Enter U.S. President-elect Donald Trump. While Trump’s personal views on NASA and U.S. space policy are largely unknown, the evolving composition of his transition team strongly suggests that big changes are afoot for U.S. space policy. Our predictions for 2017:

• Newt Gingrich gets his moon base (well, figuratively at least). Following a prompt review, NASA’s new administrator (moon advocate Rep. Jim Bridenstine?) mothballs the agency’s Mission to Nowhere and announces plans to establish a permanent human presence on the moon. Trump Tower to follow by 2025.

• SLS/Orion survive Trump Twitterstorm. After being informed that the Orion capsule costs as much as a Ford-class aircraft carrier, and that the SLS will cost $2 billion-plus per launch, President Trump threatens to re-bid both programs. The threat proves fleeting, however, due to the successful lobbying effort of the Alabama congressional delegation, combined with a subsequent controversy involving an overrated Hollywood celebrity.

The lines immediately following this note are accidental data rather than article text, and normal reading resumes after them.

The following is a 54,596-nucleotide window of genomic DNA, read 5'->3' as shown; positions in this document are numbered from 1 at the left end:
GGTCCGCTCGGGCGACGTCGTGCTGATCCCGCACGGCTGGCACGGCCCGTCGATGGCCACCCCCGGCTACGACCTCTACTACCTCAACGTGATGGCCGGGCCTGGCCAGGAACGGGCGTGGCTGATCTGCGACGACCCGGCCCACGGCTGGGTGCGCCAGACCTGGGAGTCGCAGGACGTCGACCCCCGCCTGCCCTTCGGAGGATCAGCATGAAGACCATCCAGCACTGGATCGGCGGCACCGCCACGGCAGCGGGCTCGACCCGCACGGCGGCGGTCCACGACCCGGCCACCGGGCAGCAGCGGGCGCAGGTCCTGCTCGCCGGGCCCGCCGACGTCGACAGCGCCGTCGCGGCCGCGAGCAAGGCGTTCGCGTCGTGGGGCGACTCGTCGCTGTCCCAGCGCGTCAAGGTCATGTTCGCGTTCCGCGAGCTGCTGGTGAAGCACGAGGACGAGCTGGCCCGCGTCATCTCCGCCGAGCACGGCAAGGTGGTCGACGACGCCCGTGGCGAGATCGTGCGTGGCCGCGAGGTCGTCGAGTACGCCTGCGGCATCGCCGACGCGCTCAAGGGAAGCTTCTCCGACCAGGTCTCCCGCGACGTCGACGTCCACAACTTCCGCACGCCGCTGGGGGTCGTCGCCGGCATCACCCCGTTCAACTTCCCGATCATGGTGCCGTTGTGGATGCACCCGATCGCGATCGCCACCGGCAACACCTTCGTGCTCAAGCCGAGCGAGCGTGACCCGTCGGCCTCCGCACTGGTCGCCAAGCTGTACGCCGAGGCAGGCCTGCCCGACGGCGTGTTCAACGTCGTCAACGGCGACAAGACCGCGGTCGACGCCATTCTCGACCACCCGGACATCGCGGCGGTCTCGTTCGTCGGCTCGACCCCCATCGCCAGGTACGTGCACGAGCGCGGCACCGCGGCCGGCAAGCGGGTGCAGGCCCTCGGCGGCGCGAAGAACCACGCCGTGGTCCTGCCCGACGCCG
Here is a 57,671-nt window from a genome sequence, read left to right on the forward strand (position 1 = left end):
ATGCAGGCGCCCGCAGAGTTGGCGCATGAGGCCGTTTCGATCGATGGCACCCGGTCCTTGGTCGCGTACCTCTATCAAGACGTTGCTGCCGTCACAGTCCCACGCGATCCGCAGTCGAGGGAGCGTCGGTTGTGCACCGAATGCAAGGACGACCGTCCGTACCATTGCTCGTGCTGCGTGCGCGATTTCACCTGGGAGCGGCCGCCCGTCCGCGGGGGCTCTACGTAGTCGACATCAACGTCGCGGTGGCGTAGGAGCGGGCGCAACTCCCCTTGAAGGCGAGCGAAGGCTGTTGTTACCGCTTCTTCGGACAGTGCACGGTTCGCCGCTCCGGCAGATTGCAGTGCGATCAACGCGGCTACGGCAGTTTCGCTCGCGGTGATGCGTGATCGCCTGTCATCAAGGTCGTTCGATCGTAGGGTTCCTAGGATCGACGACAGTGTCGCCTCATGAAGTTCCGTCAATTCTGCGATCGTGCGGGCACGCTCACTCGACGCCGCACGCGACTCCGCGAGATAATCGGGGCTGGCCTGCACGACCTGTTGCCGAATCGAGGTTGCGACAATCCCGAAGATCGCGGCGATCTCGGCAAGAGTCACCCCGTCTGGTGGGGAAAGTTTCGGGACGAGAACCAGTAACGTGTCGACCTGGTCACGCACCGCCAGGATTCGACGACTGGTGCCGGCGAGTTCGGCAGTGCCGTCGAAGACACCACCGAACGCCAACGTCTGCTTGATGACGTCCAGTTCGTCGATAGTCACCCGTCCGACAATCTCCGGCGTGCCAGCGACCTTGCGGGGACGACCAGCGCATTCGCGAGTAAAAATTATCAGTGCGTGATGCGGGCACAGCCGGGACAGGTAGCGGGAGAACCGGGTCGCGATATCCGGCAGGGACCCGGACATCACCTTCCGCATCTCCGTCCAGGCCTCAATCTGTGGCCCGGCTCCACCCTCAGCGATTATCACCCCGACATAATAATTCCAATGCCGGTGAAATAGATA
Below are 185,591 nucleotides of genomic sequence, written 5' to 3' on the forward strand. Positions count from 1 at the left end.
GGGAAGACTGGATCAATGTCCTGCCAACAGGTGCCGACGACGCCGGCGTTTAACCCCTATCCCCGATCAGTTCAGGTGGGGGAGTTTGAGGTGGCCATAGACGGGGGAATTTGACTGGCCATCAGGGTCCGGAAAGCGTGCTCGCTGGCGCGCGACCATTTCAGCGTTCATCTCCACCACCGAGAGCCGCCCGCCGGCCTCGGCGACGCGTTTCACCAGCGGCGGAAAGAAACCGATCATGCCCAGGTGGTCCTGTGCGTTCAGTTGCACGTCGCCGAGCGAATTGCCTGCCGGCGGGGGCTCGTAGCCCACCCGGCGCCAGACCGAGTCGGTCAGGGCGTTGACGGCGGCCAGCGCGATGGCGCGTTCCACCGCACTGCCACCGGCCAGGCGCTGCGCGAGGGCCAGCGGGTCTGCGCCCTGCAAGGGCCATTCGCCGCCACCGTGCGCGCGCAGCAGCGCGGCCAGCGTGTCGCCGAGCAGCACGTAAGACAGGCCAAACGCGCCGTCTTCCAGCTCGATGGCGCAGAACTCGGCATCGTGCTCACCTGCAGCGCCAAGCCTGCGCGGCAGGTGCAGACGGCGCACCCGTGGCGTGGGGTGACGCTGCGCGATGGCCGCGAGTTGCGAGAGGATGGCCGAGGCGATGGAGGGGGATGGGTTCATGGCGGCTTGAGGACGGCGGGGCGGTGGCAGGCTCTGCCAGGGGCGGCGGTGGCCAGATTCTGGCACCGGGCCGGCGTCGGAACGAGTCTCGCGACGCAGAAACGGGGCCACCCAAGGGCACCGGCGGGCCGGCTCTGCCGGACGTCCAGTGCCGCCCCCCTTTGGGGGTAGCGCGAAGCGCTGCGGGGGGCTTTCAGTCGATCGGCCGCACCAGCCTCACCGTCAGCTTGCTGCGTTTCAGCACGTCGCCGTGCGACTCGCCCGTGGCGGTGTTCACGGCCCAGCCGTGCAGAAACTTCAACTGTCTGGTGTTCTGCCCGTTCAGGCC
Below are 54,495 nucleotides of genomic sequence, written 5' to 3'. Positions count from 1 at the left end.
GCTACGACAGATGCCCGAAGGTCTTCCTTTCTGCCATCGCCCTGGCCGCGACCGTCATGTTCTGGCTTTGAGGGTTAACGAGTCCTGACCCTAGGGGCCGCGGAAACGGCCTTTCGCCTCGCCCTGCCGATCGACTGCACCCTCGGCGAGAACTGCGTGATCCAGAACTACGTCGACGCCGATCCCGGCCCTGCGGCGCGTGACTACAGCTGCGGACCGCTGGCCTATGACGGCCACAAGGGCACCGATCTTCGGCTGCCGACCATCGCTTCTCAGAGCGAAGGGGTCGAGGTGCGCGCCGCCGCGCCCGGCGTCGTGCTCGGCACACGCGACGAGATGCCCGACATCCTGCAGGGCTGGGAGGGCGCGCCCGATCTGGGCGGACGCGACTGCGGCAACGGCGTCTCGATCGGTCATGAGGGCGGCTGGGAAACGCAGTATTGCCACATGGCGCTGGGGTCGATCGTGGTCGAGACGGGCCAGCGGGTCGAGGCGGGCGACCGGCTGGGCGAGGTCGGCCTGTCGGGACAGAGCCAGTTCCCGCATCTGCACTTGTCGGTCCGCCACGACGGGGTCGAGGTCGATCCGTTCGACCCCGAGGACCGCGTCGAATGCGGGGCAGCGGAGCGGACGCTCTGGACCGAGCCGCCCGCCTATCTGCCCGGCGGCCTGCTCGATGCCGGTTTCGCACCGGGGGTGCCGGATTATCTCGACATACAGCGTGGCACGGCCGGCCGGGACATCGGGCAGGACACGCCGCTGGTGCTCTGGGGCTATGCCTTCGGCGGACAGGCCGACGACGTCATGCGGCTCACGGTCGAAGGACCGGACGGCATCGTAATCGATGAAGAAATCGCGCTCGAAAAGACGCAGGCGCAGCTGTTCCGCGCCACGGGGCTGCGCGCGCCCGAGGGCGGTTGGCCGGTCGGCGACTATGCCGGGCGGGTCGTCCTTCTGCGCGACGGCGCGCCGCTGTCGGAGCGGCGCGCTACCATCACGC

• Earth science takes a drubbing. With a budget of approximately $2 billion per year, NASA’s Earth science division represents an easy target for climate skeptics seeking to pare back the Obama administration’s “overreach.” Earth science funding experiences double-digit declines with the first Trump budget.

• An asteroid “near miss” spurs calls for a global planetary defense system. Then everyone forgets about it. It’s just human nature.